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Traffic justice in NY State: for cyclists and pedestrians.

On August 16th of 2006 former New York State Governor Pataki signed a law that increases the severity of the penalty for any motor vehicle driver who is involved in a collision that causes a fatality or a severe injury. The new law authorizes mandatory revocation and suspension of licenses and registrations where a conviction for a traffic infraction for a subsequent violation of vehicle and traffic law and commission, caused serious physical injury or death of another person. The law further requires participation in a motor vehicle accident prevention course in certain instances.

The timing of the new law coincides with new information released by the National Highway Traffic Safety Association (NHTSA) which states that highway fatalities have increased for the first time since 1990. According to NHTSA, an increase in motorcycle and pedestrian deaths contributed to an overall rise in highway fatalities in 2005. The total number of fatalities rose 1.4 percent from 42,836 in 2004 to 43,443 in 2005, while the rate of fatalities was 1.47 fatalities per 100 million vehicle miles traveled (VMT), up from 1.45 in 2004.

"We have no tolerance for any numbers higher than zero," said NHTSA Acting Secretary Cino. "Motorcyclists need to wear their helmets, drivers need to buckle up, and all motorists need to stay sober." But even if every rider wore their helmet and drivers were sober and buckled, this still would not reduce the pedestrian and bicyclist fatality number to zero.

New York State's total highway fatality rate may be lower than the national average; unfortunately, New York has one of the highest bicycle and pedestrian fatality rates in the country. According to the Fatal Accident Reporting System (FARS) of the National Highway and Traffic Safety Administration, bicycle and pedestrian fatalities make up 13% of all highway fatalities. New York's bicyclist and pedestrian fatality rate is nearly 25%, almost double that of the national average. Although bicyclist and pedestrian fatalities make up almost a quarter of all NYS highway fatalities, only a small percentage of highway safety funds are devoted to making the roads safer for bicyclists and pedestrians.

Recognizing the need for more attention on the problem of bicyclist and pedestrian fatalities, the Traffic Justice Task Force was formed this past September to address the issue on a national scale. The Task Force is an alliance of organizations and individuals with a focus on crash prevention rather than crash mitigation. While other countries have adopted far more effective strategies to reduce the carnage on their roads, the United States continues to average over 40,000 traffic fatalities a year.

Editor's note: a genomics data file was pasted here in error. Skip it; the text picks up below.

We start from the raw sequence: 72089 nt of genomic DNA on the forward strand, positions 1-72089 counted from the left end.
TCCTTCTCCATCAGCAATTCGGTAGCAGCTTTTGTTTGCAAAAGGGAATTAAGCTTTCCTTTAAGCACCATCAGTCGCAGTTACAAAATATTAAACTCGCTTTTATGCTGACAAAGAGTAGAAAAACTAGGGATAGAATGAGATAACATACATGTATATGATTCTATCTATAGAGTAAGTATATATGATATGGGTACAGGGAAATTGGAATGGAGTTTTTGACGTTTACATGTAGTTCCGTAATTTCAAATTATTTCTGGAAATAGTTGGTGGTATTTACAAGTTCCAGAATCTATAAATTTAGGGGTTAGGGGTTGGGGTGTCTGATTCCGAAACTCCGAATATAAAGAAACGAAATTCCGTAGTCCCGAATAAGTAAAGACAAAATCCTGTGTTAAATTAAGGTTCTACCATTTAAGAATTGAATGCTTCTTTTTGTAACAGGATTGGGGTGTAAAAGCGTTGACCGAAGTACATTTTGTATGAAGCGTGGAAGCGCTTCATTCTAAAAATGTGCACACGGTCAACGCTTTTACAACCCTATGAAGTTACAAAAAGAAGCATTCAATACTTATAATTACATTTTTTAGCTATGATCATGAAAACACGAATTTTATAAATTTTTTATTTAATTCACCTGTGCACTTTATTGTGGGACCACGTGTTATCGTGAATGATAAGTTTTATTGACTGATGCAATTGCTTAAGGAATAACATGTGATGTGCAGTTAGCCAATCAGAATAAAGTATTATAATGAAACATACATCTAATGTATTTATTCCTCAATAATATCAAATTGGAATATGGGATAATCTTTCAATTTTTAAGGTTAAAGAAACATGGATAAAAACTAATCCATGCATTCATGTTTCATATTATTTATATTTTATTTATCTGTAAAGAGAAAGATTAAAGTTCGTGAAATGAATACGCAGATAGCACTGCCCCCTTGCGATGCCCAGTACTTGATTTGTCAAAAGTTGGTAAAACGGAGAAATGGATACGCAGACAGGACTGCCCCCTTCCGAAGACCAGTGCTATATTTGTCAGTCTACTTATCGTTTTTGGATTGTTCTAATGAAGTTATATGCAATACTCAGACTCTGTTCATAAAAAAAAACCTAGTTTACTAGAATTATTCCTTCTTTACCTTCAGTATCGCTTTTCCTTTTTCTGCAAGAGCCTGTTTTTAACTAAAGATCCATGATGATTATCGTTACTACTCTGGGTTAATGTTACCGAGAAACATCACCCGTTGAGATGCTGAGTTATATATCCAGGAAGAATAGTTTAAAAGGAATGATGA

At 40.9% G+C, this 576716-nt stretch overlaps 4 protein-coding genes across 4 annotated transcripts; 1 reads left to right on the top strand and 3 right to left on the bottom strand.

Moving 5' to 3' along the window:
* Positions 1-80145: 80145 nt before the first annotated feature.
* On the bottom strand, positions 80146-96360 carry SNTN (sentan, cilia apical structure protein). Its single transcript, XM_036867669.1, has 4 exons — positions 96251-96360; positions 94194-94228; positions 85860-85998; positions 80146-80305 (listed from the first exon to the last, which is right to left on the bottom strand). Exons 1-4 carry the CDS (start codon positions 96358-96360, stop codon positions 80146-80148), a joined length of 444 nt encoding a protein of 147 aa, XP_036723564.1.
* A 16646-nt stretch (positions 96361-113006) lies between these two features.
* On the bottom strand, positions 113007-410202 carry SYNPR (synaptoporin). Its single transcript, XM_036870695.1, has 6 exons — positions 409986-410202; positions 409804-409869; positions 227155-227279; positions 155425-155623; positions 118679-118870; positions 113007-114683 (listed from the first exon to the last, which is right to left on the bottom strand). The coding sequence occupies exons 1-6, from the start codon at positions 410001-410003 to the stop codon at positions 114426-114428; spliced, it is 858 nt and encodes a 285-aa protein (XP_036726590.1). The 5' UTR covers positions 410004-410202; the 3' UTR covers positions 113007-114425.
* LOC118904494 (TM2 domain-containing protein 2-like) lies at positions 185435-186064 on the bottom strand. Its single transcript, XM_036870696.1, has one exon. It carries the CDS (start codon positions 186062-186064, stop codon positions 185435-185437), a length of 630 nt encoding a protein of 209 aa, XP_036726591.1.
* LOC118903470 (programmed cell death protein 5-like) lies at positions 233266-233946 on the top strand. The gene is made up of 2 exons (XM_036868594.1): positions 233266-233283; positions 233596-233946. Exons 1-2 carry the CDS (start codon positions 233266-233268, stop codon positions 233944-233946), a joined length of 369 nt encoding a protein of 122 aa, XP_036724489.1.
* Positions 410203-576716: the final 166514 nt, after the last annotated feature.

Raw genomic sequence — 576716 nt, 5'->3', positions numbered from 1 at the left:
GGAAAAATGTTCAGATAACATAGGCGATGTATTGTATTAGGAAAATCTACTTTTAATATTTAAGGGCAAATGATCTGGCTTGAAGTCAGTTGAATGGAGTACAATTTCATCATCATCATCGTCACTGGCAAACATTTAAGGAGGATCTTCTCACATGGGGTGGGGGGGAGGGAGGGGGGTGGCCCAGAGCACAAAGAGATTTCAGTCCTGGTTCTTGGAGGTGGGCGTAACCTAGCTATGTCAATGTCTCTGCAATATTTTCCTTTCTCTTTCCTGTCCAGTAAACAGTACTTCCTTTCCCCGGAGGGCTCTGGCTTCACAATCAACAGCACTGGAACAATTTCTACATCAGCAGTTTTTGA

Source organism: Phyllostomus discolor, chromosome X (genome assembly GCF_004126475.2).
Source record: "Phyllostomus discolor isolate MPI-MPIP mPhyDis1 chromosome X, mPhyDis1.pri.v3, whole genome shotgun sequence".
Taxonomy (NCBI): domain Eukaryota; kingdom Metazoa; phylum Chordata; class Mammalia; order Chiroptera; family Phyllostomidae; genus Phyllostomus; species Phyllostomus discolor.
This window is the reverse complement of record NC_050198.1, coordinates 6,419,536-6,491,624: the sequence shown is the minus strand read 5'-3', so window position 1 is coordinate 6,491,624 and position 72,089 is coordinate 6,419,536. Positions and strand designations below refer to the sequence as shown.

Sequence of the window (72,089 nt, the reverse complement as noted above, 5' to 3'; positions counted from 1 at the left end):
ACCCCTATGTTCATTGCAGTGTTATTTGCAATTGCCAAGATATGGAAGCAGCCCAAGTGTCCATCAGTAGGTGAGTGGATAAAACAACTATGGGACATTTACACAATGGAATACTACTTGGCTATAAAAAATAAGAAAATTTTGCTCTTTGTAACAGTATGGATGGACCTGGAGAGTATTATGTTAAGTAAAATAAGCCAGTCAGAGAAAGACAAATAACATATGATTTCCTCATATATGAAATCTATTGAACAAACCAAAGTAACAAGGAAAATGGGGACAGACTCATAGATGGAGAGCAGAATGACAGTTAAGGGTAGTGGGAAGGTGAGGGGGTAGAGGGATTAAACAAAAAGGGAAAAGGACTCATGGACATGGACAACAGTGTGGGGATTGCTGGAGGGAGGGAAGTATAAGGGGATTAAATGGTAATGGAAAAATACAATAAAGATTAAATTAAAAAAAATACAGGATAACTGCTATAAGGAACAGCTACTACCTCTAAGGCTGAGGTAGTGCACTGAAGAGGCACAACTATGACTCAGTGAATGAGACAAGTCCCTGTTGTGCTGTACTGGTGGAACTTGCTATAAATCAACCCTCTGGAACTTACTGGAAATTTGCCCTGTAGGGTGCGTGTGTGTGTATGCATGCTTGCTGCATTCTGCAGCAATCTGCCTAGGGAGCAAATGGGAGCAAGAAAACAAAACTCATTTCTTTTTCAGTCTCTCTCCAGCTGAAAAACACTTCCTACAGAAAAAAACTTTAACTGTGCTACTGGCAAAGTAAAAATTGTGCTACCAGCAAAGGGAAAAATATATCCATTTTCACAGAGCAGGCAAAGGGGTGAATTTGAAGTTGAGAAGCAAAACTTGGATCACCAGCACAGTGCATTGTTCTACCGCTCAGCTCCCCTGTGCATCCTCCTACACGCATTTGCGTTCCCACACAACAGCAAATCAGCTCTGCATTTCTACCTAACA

In New York State, the New York Bicycling Coalition (NYBC) has been working with the Governor's Traffic Safety Committee to bring "Share the Road" material to driver's education teachers. While this innovative program has merited NYBC with a Traffic Safety Award from AAA NY, the training is an at-will program and the curriculum in not mandated for Driver's Ed Instructors. In order to educate the driving public properly, some believe this material could be included in all drivers' education and PIPR classes in the state. The driving public should routinely know that bicyclists have a right to the road and pedestrians have the right of way in the crosswalk.

Furthermore, some believe we need to change our mode of thinking in traffic planning and accommodate all road users not just motor-vehicles. The introduction of "Complete Streets" legislation would dictate that any new roadway projects would be built to accommodate all roadway users. According to the National Complete Streets Coalition, "The streets of our cities and towns ought to be for everyone, whether young or old, motorist or bicyclist, walker or wheelchair user, bus rider or shopkeeper." Streets could include sidewalks for pedestrians and at the very least, a paved shoulder if not a bike lane for bicyclists. This legislation should be coupled with a "Safe Passing Law" which stipulates a minimum three foot distance when overtaking a bicyclist.

Recently a number of states (Florida, Wisconsin & Utah) have passed similar laws, which dictate a minimum safe passing distance. While these laws are relatively new and have yet to be proven effective, they are an important step to protecting bicyclists on the road. A Safe Passing Law, Complete Streets legislation and increased awareness of Share the Road material are all part of the current legislative efforts of the New York Bicycling Coalition. The mission of the Coalition is to improve safety and access for all people walking and bicycling in New York State. To get involved, or learn more about the New York Bicycling Coalition, visit the NYBC website at
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Title Annotation:New York State News
Author:Poppell, Joshua
Publication:The Informed Constituent (Albany, NY)
Date:Feb 1, 2007
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